| Re: |
Todd. I understand better now your line of thinking and do see now that if I held to your way of thinking then what happens to the vast majority of people who God has not taken the Gospel to is a huge challenge to how the love of God works out. I think you would clearly agree that believing in Jesus is the primary way we get to Heaven. So, the vast majority don’t hear but at the same time the vast majority of those going to heaven have heard. Otherwise, the Gospel going out was never that necessary in the first place. Not trying to put words in your mouth just following through on your logic.
| 2020/5/20 15:06||Profile|
| Re: |
Some people might say “how do we not know that Jesus has not preached to Sodom and Tyre and Sidon?”
I won’t go quite that far.
Some people would also say “God is a debtor to no man.”
I can’t go quite that far either.
I just trust that the Judge of all the earth will do right.
Really right, not a pretend right.
A “pretend” right is saying that everything God does is right. If we think God does something that does not seem right, then it likely means God is not doing what we think.
| 2020/5/20 15:52||Profile|
| Re: |
I know Todd that you've probably heard this before, but just in case, there is a line of thinking based in Scripture that says God has a special or family love for His children and He has a different love for mankind generally. One is that of a Father and the other is that of a love of pity that is genuinely concerned about the good of those who have made themselves, by their sin, His enemies. The Creator's love of pity and loving concern is indeed great and very concerned for physical, emotional, and spiritual need. It is a temporal love though that will one day end when His patience with His enemies has run out.
The love of the Father though is exceedingly special and far reaching beginning before time and extending forever.
Most people who hold to your view, perhaps not you, view God's love as the same all the way around when it comes to mankind generally. No distinction between the Father's love of His own children and the love of the Creator for His enemies.
The problem of this view among other conflicts it has with Scripture is that God may love me today with a Father's love but tomorrow He may pour out His wrath and hatred toward me forever if I don't believe in His Son. This seems logically strange to me and I'm sure given how I see you think, you would agree. That is why I assume you in the past seemed to struggle with the eternal destruction idea of Hell. How could lavish love turn so abruptly into unending hate?
Further, as you say, how could someone who loves me so extravagantly not make sure I get the opportunity to hear about Jesus. Not just me, but billions of others. It seems wholly inadequate to just throw my hands up in the air and say "well, I guess it will all make sense one day" or "won't God do right?" Of course we know He will be righteous, but often that means justice and not mercy.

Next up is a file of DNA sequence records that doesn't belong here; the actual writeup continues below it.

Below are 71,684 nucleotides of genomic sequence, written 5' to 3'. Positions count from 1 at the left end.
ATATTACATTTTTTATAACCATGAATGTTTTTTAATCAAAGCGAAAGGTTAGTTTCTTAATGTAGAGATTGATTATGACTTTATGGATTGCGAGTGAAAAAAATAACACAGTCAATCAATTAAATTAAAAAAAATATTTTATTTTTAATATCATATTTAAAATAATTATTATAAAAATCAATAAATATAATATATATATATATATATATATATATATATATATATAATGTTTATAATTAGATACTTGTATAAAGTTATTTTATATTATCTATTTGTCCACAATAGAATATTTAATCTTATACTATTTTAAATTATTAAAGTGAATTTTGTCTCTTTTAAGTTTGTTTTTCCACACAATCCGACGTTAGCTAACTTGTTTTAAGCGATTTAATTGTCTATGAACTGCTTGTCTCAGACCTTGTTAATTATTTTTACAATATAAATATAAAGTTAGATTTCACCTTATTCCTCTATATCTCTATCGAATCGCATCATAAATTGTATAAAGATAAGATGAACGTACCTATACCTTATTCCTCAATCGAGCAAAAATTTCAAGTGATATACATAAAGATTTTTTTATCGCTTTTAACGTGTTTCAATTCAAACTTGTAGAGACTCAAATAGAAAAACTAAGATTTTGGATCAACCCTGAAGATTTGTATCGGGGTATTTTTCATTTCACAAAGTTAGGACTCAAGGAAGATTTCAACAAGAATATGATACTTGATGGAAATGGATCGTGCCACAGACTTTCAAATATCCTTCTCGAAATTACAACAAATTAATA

I think we have all been struggling with the definition of God's love more than anything else. For me, it isn't a struggle at all as I receive what I see in Scripture as a strong statement that God has an electing love that began in His will before the foundation of the world. Undeserved by far.
As a father, I get this. I love my own children. I love the brethern. I love my neighbor. I love my enemies. In the Bible, each of these loves is defined differently and the standards of affection, responsibility and sacrifice for each is set forth explicitly and they are different. I see a perfect symmetry in our Father's love and levels of love. He has loved and will love His children forever, affectionately and without limit. He loves His enemies, whom He has known forever, with a far reaching love, even to the giving of His own Son to die for them, but there is a limit to this love. It is a great and undeserved love that God deserves amazing praise for. But there is a limit. A limitation as to who gets to hear of Him and how long His patience will endure them.
I would struggle if I thought God loved me immensely today but someday soon He would hate me forever with unbelievable eternal wrath. I would struggle if God loved me immensely but failed when He could easily do it, to get me the Gospel of His beloved Son so I could know Him and love Him if that is what I really wanted and He just arbitrarily decided not to get me that Gospel. So, either God is unloving or His love is discriminating. I think that is where you get to. It makes no sense to sugar coat or white wash reality by saying I'm sure He provides a multitude of ways for billions of people to know Jesus or be saved other than the Gospel. There is a boat load of Scripture that casts great doubt on that approach.
| 2020/5/20 17:15||Profile|
| Re: |
I can agree with every word you are saying if and only if you throw out the doctrine that God decides in advance who will and who will not “get in.”
If you aren’t willing to throw out that doctrine, then you are left with the inescapable conclusion that man’s sin has nothing to do with it- rather it’s only God’s choice that matters- for who can resist God?
| 2020/5/20 17:48||Profile|
| Re: |
Thank you Robert for sharing your thoughts.
I am not drawn to the maze of attempting to trace the logic of God stating He desires to save all men and the logical implications of these definitive statements. I do not have to understand how God works to accept what God says. If He makes an indicative statement that He wills, or desires, all men to be saved, then He does - I accept this by faith.
I am content to ascertain by study whether or not the writers of the Old and New Testament made definitive statements about God's will. If Paul definitively stated that God desires all men to be saved. Then it is clear Paul believed this and taught this. The statement stands on its own. I will not subject Paul's indicative declaration to my subjective reasoning.